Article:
Recent news stories have revealed internal tensions facing the Ontario Government over how to best implement a carbon price. A number of ministers are apparently deeply concerned about the economic impact of removing $1.9 billion from the economy, and proposing a wide range of ways to protect consumers and companies from these higher costs – including subsidies for manufacturing, electricity rebates, and other programs.
Unfortunately, it seems that the strategies being considered involve more of the same big government thinking that led to Ontarians paying $37 billion extra for electricity between 2006-2014, as reported by the Auditor General. The current plan to reinvest all of the cap and trade program’s revenue into government programs will see government once again picking winners and losers. No wonder ministers are concerned about pitting the auto-sector against electricity consumers against environmental groups.
Let’s be clear – putting a price on carbon emissions is the least expensive and most effective way to reduce emissions and address climate change. While a simple carbon tax would be the simplest way to price carbon, a well designed cap and trade system that limits exemptions and loopholes can have the same effect. But the mistake the government has made is to insist that those revenues be spent on government programs, rather than returned to taxpayers.
British Columbia has had a carbon tax since 2008, which has helped them reduce their emissions while maintaining among the strongest economic growth rates in the country. This was achieved by guaranteeing that every dollar raised by carbon pricing is returned to British Columbians in tax cuts. Even though they have a $30 per tonne tax (almost twice what Ontario is proposing), their economy has continued to thrive as they lower income and business taxes, while giving low-income households a tax credit. Several economic studies have shown that by offsetting the carbon price with tax cuts, BC’s GDP has been almost completely unaffected. This is a sharp contrast to the current tax and spend plans of the Ontario government.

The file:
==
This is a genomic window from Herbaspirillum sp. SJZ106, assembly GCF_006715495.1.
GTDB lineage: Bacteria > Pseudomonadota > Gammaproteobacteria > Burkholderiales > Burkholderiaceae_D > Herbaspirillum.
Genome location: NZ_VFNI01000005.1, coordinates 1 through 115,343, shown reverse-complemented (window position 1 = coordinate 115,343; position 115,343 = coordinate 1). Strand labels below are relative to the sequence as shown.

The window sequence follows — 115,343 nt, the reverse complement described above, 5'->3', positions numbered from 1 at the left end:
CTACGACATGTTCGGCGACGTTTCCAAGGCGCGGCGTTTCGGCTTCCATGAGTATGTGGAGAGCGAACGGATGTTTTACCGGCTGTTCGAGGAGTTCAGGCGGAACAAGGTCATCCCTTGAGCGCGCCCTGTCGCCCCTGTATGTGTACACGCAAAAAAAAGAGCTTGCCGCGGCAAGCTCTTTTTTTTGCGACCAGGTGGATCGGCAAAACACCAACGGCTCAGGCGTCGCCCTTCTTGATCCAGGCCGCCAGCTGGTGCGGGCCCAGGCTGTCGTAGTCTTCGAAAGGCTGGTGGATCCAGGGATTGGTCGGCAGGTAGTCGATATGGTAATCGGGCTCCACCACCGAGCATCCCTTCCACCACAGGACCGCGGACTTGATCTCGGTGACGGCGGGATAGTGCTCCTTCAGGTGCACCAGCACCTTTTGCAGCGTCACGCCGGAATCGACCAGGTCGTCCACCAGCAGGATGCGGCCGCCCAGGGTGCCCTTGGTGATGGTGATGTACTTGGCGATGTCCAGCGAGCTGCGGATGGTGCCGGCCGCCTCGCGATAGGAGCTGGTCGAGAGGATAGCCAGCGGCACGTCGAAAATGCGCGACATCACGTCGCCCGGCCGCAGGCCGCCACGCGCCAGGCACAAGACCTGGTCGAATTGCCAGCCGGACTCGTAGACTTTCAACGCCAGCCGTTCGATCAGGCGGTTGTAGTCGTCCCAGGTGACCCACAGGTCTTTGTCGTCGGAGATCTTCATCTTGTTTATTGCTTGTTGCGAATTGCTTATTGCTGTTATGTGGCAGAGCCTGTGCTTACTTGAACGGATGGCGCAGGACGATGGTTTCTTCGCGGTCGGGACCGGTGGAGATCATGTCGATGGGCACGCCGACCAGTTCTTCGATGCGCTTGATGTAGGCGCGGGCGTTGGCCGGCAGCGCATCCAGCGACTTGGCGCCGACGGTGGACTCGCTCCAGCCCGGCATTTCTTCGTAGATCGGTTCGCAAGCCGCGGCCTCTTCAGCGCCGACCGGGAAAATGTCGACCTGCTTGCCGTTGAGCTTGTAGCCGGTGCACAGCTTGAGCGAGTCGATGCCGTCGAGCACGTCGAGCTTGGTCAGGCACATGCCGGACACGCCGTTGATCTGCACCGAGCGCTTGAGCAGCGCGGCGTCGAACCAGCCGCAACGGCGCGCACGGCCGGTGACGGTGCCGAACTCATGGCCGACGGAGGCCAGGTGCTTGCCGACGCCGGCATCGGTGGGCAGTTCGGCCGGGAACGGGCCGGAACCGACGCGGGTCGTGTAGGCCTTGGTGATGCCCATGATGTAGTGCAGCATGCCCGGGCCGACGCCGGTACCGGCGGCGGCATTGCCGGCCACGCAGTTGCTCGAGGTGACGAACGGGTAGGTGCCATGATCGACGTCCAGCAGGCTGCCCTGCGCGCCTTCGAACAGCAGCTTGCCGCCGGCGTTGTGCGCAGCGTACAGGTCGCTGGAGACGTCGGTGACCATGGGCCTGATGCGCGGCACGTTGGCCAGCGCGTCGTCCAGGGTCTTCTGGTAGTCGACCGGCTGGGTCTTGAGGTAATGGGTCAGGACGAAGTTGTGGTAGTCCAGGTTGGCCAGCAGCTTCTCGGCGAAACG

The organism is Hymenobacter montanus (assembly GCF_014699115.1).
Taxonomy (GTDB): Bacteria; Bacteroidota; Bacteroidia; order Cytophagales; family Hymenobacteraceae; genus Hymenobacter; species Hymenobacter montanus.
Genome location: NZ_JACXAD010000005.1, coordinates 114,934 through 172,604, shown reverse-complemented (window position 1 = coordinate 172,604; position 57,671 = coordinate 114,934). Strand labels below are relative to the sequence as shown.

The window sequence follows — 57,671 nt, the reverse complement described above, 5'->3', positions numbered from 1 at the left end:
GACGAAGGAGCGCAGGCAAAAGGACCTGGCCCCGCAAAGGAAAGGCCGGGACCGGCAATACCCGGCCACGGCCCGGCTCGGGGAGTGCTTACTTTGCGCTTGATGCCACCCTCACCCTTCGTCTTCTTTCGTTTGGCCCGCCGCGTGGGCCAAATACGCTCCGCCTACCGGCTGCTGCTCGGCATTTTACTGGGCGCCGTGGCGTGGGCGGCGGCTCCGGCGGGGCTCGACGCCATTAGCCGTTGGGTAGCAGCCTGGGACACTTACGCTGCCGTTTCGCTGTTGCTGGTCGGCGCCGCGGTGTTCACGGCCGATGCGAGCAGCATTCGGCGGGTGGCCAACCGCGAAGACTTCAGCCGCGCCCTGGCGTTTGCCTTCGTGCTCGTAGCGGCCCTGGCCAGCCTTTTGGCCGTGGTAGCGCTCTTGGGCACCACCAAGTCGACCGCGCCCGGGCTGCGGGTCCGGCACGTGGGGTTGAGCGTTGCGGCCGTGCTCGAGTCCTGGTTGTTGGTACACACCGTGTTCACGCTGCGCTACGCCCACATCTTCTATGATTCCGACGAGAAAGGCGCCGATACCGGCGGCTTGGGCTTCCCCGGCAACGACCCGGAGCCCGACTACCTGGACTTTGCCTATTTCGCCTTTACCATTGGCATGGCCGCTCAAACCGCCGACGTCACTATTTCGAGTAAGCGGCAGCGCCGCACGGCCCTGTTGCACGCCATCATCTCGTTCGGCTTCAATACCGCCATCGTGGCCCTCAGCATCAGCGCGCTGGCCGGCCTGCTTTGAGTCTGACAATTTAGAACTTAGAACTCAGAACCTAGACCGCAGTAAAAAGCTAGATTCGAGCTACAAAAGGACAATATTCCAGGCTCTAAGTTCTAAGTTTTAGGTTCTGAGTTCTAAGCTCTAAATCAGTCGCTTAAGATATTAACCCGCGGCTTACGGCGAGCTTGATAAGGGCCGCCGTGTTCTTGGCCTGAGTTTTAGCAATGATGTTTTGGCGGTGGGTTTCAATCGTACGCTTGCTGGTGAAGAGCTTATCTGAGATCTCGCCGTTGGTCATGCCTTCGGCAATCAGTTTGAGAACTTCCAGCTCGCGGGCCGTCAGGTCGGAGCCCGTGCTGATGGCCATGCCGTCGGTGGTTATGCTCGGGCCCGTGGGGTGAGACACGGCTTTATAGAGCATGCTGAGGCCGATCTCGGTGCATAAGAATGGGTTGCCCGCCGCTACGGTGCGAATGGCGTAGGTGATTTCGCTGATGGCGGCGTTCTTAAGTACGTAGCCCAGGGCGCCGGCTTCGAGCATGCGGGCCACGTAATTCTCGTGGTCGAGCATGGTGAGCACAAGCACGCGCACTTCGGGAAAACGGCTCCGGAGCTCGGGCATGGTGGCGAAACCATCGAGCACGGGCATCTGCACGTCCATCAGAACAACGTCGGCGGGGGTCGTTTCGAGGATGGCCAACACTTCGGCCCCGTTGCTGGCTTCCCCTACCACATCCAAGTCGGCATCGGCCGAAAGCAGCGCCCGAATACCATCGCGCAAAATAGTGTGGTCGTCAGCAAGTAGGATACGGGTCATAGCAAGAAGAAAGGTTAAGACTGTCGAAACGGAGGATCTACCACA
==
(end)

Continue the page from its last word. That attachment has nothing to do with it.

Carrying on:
Ontario’s political parties are now unanimous – climate change is real, it is man-made, and we need to do something about it. All parties support pricing in order to reach our emissions targets – but the sticking point is how the money is spent. The Liberals are rightly concerned about a backlash from businesses and consumers as cap and trade’s $1.9 billion in costs are downloaded to Ontarians.
Instead of getting caught up in choosing which Ontarians or which sectors are worthy of support, the government can learn from the example of British Columbia and build a program that delivers broad-based tax cuts across the entire economy. If Ontario uses its cap and trade revenue to give all Ontarians broad tax relief it can address the legitimate concerns of Ontario’s businesses, families and low income households by allowing them to decide how best to invest their money to adapt to a new, carbon-priced economy. Making carbon pricing revenue neutral is not only the politically smart thing to do – it’s the right thing to do for the economy as well.